PHILIP THE TETRARCH (4 B.C.-34 A.D.): Son of Herod the Great and of Cleopatra, a woman of Jerusalem. He was educated in Rome For his tetrarchate and rule see HEROD AND HIS FAMILY, II., § 3. He was a gentle and gracious prince, who always resided in his own territories and was ever ready to give aid and justice to his people. Philip's coins bear the representation of the emperor and the device of a temple, which is more probably the temple of Augustus at Cwsarea than the sanctuary at Jerusalem. His reign of thirty-seven years was almost contemporaneous with the life of Jesus, who sometimes traversed Philip's dominions. When the latter died in 33 or 34 A.D., his land became a part of the province of Syria and was administered as an imperial domain.

There is some difficulty in bringing Mark vi. 17 (Matt. xiv. 3) into agreement with Josephus, Ant., xviii. 137, where Philip is said to have married Salome, the daughter of his brother Herod Antipas and of his niece Herodias, while Mark makes Philip the first husband of Herodias herself, and states that she left him to marry Herod. Some interpreters suppose that two sons of Herod the Great bore the name of Philip, one of them being also called Herod; others again think that there must be some error either in Josephus or in Mark. It is probable that the latter confused two brothers, one of whom was the father and the other the husband of Salome.


BIBLIOGRAPHY: Consult the literature under HEROD AND HIS FAMILY, and add to that S. Mathews, Hist. of New Testament Times in Palestine, New York, 1899.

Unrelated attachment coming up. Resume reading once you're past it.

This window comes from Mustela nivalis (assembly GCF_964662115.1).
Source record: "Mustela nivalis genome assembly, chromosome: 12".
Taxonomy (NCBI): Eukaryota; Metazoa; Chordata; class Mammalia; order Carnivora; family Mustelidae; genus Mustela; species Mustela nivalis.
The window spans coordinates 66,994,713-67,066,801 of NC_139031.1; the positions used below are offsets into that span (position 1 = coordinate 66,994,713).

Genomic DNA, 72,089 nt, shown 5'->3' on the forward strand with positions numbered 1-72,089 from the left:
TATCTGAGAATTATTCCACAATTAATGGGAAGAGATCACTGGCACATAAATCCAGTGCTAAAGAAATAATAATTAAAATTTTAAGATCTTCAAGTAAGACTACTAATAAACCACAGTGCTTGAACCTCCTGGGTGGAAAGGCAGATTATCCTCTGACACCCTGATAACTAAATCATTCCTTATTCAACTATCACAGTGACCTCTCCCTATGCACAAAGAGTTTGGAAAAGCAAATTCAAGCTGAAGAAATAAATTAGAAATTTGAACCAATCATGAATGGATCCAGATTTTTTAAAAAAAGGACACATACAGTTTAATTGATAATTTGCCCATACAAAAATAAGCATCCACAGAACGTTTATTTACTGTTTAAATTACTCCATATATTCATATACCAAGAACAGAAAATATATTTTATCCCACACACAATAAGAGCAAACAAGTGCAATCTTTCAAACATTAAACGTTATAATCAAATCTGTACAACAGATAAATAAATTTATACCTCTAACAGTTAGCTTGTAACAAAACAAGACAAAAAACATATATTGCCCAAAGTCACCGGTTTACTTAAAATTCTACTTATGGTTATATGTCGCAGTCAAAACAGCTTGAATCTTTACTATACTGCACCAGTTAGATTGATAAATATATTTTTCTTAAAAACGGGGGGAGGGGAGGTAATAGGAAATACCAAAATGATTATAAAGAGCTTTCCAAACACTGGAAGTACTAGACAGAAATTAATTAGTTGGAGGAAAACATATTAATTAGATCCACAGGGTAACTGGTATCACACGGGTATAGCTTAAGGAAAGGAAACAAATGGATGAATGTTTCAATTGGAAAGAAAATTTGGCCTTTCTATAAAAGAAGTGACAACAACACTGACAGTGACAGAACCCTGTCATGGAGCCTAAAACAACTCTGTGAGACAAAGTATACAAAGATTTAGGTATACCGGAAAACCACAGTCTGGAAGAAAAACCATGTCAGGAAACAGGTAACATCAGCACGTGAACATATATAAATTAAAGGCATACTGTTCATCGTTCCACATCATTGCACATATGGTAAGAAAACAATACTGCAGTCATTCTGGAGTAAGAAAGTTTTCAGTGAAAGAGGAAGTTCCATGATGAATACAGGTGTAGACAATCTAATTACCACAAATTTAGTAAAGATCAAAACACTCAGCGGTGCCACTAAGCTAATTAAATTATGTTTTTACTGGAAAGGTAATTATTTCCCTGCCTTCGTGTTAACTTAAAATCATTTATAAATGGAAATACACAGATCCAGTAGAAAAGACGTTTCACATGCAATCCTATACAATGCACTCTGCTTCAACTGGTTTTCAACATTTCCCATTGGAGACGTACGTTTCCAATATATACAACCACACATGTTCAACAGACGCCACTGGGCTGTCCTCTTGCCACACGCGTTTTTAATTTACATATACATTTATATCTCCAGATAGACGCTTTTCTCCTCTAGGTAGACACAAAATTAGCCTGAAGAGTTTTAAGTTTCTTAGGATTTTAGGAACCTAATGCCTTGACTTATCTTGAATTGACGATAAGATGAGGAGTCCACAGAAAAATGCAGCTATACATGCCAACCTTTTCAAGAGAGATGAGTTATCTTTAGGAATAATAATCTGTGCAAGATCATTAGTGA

PHILIPPI, fi-lip'-pi, FRIEDRICH ADOLPH: German Lutheran; b. at Berlin Oct. 15, 1809; d. at Rostock Aug. 29, 1882. Although a Jew by birth, he soon began to consider the problem of the truth of Christianity. He became a convert when he was sixteen years old, but out of respect to his parents he was not baptized until four years later. After completing his education at the universities of Berlin (1827-29) and Leipsic (1829-30), he taught at Dresden (1830-32) and Berlin (1833-34), but withdrew from active life to devote himself to the private study of theology, especially dogmatics and exegesis. In 1837 he became privat-docent for theology in the University of Berlin, whence he was called to Dorpat in 1841 as professor of dogmatics and moral theology. Here he took a lively interest in the ecclesiastical questions of the day, contributing much to strengthen the position of Lutheranism in Russian territory. In 1851 he was called to Rostock as professor of New-Testament exegesis, in which capacity he successfully opposed the theology of Johann Hofmann and Michael Baumgarten (qq.v.). In addition to his professorial duties, Philippi was appointed a theological examiner in 1856, and a consistorial councilor in 1874. Among his writings are: De Celsi adversarii Christianorum philmophandi genere (Berlin, 1836); Der tlul*e Gehorsam Christi., sin Beitrag our Rechtfertigungslehre (1841); Commentar über den Brief Pauli an die Romer (3 parts, Erlangen and Frankfort, 1848-52; Eng: transl. by J. S. Banks, 2 vols., Edinburgh, 1878-79); Kirchliche Glaubenslehre (6 vols., Gütersloh, 1854-79); Predigten and Vorträge (edited by F. Philippi, 1883); Symbolik, akademisehe Vorlesungen (edited by the same, 1883); and Erklärung des Briefes Pauli an die Galater (edited by the same,1884).



BIBLIOGRAPHY: Meklenburgdisches Kirchen- und Zeitblatt, 1882, nos. 19-21; M. A. Landerer, Neueste Dogmenschichte, p. 215 et passim, Heilbronn, 1881.


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